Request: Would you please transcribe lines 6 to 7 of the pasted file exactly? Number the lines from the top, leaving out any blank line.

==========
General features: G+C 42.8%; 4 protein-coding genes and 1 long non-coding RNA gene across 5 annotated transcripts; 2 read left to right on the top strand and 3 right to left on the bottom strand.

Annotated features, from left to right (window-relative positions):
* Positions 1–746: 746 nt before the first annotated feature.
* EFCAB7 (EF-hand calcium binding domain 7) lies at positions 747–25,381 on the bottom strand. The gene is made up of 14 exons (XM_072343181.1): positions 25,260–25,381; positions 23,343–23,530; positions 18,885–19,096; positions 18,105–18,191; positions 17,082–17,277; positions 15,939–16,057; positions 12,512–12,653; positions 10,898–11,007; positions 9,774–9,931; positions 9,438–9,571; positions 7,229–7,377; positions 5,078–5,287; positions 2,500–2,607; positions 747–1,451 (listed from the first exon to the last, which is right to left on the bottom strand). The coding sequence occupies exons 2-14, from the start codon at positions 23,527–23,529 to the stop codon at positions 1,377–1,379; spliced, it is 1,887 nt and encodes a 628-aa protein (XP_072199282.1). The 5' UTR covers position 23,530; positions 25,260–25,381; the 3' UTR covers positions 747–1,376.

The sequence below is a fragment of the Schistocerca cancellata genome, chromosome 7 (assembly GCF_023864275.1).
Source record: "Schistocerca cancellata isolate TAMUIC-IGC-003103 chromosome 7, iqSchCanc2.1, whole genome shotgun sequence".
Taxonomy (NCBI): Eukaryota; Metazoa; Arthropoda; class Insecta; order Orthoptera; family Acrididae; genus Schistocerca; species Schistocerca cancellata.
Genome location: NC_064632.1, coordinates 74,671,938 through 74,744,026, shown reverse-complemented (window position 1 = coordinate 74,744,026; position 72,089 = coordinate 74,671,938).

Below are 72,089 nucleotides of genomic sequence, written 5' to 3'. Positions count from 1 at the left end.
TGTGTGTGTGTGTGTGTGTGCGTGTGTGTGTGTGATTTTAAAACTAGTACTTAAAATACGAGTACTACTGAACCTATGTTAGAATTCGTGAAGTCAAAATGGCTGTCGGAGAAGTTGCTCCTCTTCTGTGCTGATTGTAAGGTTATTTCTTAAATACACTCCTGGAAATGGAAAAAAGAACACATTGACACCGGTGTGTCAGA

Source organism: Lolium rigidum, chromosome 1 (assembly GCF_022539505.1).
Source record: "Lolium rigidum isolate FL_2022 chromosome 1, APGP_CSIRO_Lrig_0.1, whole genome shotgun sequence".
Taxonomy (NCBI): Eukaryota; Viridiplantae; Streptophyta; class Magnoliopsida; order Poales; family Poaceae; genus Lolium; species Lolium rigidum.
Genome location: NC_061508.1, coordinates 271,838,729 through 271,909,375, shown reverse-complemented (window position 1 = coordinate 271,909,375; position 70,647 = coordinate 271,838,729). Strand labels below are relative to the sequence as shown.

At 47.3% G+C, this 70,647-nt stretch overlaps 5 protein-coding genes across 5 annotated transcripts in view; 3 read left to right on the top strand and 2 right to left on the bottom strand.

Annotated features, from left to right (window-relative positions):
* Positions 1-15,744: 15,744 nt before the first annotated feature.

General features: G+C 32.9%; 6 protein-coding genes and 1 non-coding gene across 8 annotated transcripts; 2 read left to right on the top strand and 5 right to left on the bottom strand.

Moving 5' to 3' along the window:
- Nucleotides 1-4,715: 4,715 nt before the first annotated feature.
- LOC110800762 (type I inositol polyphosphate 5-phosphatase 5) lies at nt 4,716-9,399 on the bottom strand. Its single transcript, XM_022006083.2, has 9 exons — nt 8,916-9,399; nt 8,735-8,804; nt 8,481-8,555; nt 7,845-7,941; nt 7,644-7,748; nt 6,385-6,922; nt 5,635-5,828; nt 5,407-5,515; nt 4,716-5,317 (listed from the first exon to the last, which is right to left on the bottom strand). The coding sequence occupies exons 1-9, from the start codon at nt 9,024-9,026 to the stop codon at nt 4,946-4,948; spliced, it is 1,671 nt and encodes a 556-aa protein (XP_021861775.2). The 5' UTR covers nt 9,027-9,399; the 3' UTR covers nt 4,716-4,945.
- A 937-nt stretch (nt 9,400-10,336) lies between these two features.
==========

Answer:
Source record: "Schistocerca cancellata isolate TAMUIC-IGC-003103 chromosome 7, iqSchCanc2.1, whole genome shotgun sequence".
Taxonomy (NCBI): Eukaryota; Metazoa; Arthropoda; class Insecta; order Orthoptera; family Acrididae; genus Schistocerca; species Schistocerca cancellata.